Editor’s note: Restaurant Deep Dive is a new, recurring Food On Demand segment featuring local restaurants across the country and their relationship with delivery and takeout.
Sitting at a coffee house, husband and wife Jasha Johnston and Carrie McCabe-Johnston, gazed at a vacant convenience store across the street, brewing up ideas for a future restaurant.
The vision became a reality about 10 years ago when the duo turned that building into Nightingale—an elegant, upscale restaurant on Lyndale Ave. just south of downtown Minneapolis.
Dimly lit, with New Orleans-inspired dark blue booths, a rustic red oak floor and brick walls lined with local art, the ambience boasts an inviting, warm retreat.
“It’s so cozy in here,” said Carrie. “I love the way the restaurant feels in the winter.”
Head chef Carrie is the creative force behind the comfort-curated menu, while Jasha presides over the array of craft cocktails in the full bar. The perfect spot for a date night or group outing, the restaurant offers small and large plates with various options for a casual or more elevated dining experience.
The cuisine features permanent fan favorites like the steak tartar with celery root, lemon aioli, and homemade bread, the Nightingale Burger with herb aioli, and meat, cheese and pickle plates. Diners can always expect a variety of seafood, from grilled octopus with pickled shishitos and pineapple to scallops on a bed of almond gazpacho.
In addition, the menu lists rotating items based on seasonality. Fall’s menu included an autumn salad with first kiss apples, fennel, squash, pecorino romano, walnuts, and shiso.
“We use as many local ingredients as we can find and change about half the menu six times a year, letting seasons inspire and dictate the format,” said Carrie.
A further peruse of the menu finds snacks like mushroom bruschetta topped with sunny side quail eggs—small plates of chicken wings in ginger and tamari sauce and large plates of pan-roasted hanger steak, to name a few.
When not on the line, Carrie can be found pickling and fermenting. “I have cashews fermenting right now that I’m going to use in a mushroom and nut pate, and I’m going to experiment with fermented black radish as a garnish, so we always have something in the works.”
Takeout and delivery
With the intention for off-premises guests to have an experience that is “equal to the food, equal to the drink, equal to the service and equal to the space” it’s no surprise the takeout/delivery aspect is a “small portion of our business” according to Carrie.
However, the restaurant does offer delivery on its website via a simple online ordering process through ChowNow—a system that lets restaurants build their own ordering systems. Nightingale began using ChowNow mid-2020, during the pandemic, when takeout/delivery became a must-have for restaurant operators.
ChowNow takes commission-free orders for in-store pickup and curbside delivery through their websites and ChowNow-built mobile ordering apps. The system also connects restaurants’ online ordering to their profiles on sites like Google, TripAdvisor and Instagram.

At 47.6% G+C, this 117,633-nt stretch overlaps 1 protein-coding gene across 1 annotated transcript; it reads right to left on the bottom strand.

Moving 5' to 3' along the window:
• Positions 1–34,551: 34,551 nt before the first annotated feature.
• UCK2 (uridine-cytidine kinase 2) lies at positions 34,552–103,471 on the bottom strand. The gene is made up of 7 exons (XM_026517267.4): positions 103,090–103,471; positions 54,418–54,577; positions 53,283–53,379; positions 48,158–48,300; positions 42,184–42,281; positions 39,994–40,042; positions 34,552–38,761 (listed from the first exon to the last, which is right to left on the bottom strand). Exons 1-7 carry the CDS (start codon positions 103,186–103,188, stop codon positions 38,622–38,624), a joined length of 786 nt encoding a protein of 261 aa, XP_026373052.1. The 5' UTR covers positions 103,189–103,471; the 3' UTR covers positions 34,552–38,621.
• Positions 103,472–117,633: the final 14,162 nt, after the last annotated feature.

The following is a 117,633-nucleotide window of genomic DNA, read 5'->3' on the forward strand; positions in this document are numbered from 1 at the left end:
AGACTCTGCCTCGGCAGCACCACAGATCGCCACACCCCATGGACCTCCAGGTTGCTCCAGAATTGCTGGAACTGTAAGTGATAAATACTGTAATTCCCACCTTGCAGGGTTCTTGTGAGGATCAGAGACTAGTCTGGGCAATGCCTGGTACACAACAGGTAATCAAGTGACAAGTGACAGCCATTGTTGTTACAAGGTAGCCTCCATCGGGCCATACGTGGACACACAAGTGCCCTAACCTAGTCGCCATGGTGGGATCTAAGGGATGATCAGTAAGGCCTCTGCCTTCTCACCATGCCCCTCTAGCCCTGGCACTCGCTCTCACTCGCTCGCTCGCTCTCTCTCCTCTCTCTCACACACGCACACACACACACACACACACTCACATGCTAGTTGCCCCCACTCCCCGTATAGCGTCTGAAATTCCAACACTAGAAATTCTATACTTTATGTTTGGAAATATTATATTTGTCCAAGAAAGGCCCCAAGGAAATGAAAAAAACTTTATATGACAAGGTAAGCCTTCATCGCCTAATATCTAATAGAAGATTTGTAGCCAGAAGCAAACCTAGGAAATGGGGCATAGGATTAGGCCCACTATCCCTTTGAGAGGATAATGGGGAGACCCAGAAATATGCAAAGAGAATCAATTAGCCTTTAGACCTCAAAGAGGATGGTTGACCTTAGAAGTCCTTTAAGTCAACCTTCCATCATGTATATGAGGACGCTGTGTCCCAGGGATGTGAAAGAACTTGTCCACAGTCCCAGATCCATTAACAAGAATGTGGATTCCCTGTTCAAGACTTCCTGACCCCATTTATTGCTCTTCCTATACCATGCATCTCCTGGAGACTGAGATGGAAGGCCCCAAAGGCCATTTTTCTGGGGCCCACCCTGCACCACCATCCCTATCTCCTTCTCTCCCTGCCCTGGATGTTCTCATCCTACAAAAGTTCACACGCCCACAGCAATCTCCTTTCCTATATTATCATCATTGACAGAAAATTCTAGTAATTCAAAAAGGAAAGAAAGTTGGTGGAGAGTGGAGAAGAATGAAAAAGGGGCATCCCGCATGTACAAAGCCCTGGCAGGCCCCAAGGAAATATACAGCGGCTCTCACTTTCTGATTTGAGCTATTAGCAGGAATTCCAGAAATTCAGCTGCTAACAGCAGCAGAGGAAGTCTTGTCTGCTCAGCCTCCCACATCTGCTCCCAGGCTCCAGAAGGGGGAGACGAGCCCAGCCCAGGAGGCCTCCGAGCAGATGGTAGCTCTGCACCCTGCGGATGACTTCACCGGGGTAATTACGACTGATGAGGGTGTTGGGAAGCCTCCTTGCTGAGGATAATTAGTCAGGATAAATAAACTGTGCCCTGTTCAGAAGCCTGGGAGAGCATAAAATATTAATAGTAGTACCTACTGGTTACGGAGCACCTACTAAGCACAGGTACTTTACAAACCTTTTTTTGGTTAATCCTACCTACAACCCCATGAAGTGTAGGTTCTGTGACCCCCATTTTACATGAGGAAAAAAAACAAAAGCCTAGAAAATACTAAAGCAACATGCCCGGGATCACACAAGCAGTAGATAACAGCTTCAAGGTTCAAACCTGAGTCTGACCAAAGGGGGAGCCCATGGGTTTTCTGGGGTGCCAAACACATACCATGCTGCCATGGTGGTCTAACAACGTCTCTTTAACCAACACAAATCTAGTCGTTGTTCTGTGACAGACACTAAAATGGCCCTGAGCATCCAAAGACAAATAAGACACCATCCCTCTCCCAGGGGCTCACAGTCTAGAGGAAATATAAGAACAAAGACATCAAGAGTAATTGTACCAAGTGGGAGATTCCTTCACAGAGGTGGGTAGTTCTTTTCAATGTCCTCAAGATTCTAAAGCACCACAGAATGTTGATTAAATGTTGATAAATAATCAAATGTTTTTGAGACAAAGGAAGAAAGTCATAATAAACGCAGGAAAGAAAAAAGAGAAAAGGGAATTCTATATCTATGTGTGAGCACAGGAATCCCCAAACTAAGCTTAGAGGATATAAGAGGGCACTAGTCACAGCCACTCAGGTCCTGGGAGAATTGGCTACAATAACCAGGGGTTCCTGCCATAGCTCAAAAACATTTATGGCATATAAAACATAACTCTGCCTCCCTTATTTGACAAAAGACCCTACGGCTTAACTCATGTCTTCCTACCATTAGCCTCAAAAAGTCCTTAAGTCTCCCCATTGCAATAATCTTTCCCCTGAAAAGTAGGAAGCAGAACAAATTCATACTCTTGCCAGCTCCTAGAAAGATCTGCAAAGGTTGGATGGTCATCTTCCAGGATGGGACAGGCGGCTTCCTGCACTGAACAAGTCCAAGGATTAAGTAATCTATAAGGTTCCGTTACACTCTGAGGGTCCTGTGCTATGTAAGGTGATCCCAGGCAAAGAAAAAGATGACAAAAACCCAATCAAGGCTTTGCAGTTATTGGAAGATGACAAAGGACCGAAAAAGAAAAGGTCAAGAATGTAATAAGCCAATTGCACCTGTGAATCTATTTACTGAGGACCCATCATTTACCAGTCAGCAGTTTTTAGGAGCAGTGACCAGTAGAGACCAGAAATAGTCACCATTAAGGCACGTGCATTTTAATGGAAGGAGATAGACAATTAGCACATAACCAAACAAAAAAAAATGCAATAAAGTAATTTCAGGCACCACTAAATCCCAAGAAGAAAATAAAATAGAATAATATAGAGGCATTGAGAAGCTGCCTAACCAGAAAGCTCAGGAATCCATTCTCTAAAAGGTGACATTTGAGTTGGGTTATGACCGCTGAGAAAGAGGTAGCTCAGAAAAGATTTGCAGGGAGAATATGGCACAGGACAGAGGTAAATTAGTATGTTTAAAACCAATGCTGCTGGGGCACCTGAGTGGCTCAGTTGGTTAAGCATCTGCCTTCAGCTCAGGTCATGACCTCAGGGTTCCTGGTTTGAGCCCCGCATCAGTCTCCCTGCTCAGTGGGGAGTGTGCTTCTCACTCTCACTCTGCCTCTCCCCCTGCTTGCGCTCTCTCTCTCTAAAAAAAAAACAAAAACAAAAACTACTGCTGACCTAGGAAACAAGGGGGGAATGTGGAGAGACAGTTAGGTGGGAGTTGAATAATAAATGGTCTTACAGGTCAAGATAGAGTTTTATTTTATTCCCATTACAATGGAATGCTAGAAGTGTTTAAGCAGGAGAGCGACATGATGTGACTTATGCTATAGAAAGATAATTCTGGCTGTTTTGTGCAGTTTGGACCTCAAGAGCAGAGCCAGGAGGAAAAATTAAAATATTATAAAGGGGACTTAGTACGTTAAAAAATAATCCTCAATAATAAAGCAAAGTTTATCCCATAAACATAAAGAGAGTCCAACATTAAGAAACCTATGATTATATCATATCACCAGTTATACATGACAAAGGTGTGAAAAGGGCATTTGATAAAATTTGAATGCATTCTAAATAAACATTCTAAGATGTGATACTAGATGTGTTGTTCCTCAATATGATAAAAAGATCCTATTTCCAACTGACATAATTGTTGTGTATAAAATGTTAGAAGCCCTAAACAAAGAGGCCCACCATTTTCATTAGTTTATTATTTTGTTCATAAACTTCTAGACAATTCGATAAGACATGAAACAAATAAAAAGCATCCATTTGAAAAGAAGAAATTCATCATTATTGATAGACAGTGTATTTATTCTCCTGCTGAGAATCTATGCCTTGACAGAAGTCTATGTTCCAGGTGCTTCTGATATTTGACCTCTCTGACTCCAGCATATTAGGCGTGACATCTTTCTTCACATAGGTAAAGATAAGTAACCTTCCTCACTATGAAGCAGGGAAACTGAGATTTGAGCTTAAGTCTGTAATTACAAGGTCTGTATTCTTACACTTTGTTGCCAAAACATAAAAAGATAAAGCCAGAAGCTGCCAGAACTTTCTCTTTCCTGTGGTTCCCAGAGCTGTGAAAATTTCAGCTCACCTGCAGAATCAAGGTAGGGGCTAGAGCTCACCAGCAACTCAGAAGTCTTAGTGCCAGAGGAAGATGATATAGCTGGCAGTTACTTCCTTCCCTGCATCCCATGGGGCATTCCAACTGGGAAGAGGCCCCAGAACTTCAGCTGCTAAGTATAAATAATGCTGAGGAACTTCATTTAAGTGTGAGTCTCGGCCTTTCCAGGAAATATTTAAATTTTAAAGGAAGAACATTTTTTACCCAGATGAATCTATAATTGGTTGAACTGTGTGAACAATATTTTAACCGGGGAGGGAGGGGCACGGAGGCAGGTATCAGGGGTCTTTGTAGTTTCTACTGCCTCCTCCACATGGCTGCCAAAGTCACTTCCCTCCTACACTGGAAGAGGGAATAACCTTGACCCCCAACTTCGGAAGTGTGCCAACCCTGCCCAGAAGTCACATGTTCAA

Adding that their fine-dining food is not designed to travel well, Carrie notes getting creative with foods during the in-person dining hiatus.
“We had a fried broccoli dish that we did some experimenting with the batter to determine whether it could still be crispy when it got to someone’s house,” said Carrie. “So that was kind of fun, the challenges of dealing with to-go packaging.”
The innovation continued that year when the couple turned the dry storage in Nightingale’s basement into a small functioning prep kitchen and launched Lake City Sandwiches as an in-house virtual restaurant.
Inspired by a trip to Florence, Italy, the menu offered 12 different focaccia sandwiches, soups and a couple of salads.
“I think it was a huge pivot by Carrie,” said Jasha. “To be able to adapt and totally change directions and go from an upscale kitchen to a sandwich place that kept us relevant and functioning and gave people some work.”
The pair donated 50 cents to a different community charity for every sandwich sold.
“We are pretty rooted in this neighborhood, so it gave us another way to be community focused during that time,” said Carrie.
The project was short-lived when doors reopened and their hands were tied as Nightingale was soon back at full capacity. Since then, the restaurant has continued to fill tables, with 2022 marking its most successful financial year yet.
“It’s pretty incredible that after 2020 and 2021, we came out so strong,” said Carrie.
“I think that overall, people have a newfound respect for restaurants and are just very happy and appreciative of the ones that made it through the pandemic,” said Jasha.
Carrie and Jasha also own a few casual spots in the area including Dusty’s Bar, Mortimer’s Bar, and Tilt Pinball Bar—a unique taco and hot dog joint featuring vintage pinball machines. As a result of financial success with Nightingale and their many entrepreneurial endeavors, the pair plans to expand the Tilt location into a larger space in the near future.